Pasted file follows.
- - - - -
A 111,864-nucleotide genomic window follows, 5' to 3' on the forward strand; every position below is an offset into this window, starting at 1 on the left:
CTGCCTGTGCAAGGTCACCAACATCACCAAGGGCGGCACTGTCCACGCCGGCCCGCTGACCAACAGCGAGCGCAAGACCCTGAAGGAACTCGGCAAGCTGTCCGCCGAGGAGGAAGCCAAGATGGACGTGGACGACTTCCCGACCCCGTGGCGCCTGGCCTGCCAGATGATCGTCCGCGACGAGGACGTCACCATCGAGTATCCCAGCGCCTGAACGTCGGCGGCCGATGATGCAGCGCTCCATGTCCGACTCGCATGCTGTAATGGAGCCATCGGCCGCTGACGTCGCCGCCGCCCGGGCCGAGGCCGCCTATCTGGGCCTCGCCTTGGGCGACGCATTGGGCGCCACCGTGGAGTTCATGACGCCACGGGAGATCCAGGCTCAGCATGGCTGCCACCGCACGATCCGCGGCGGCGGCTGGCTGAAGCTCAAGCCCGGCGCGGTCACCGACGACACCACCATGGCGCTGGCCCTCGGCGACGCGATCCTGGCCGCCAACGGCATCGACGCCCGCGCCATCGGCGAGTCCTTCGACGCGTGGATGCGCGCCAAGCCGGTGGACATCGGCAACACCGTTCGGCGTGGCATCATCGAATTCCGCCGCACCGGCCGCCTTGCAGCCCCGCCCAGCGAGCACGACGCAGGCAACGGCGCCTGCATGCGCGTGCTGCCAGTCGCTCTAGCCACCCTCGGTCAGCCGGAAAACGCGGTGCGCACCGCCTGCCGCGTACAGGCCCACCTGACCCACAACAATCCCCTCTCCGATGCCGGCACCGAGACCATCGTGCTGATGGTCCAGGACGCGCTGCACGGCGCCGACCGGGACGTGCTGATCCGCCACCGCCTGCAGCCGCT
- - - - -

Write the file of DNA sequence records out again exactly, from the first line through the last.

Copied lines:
A 111,864-nucleotide genomic window follows, 5' to 3' on the forward strand; every position below is an offset into this window, starting at 1 on the left:
CTGCCTGTGCAAGGTCACCAACATCACCAAGGGCGGCACTGTCCACGCCGGCCCGCTGACCAACAGCGAGCGCAAGACCCTGAAGGAACTCGGCAAGCTGTCCGCCGAGGAGGAAGCCAAGATGGACGTGGACGACTTCCCGACCCCGTGGCGCCTGGCCTGCCAGATGATCGTCCGCGACGAGGACGTCACCATCGAGTATCCCAGCGCCTGAACGTCGGCGGCCGATGATGCAGCGCTCCATGTCCGACTCGCATGCTGTAATGGAGCCATCGGCCGCTGACGTCGCCGCCGCCCGGGCCGAGGCCGCCTATCTGGGCCTCGCCTTGGGCGACGCATTGGGCGCCACCGTGGAGTTCATGACGCCACGGGAGATCCAGGCTCAGCATGGCTGCCACCGCACGATCCGCGGCGGCGGCTGGCTGAAGCTCAAGCCCGGCGCGGTCACCGACGACACCACCATGGCGCTGGCCCTCGGCGACGCGATCCTGGCCGCCAACGGCATCGACGCCCGCGCCATCGGCGAGTCCTTCGACGCGTGGATGCGCGCCAAGCCGGTGGACATCGGCAACACCGTTCGGCGTGGCATCATCGAATTCCGCCGCACCGGCCGCCTTGCAGCCCCGCCCAGCGAGCACGACGCAGGCAACGGCGCCTGCATGCGCGTGCTGCCAGTCGCTCTAGCCACCCTCGGTCAGCCGGAAAACGCGGTGCGCACCGCCTGCCGCGTACAGGCCCACCTGACCCACAACAATCCCCTCTCCGATGCCGGCACCGAGACCATCGTGCTGATGGTCCAGGACGCGCTGCACGGCGCCGACCGGGACGTGCTGATCCGCCACCGCCTGCAGCCGCT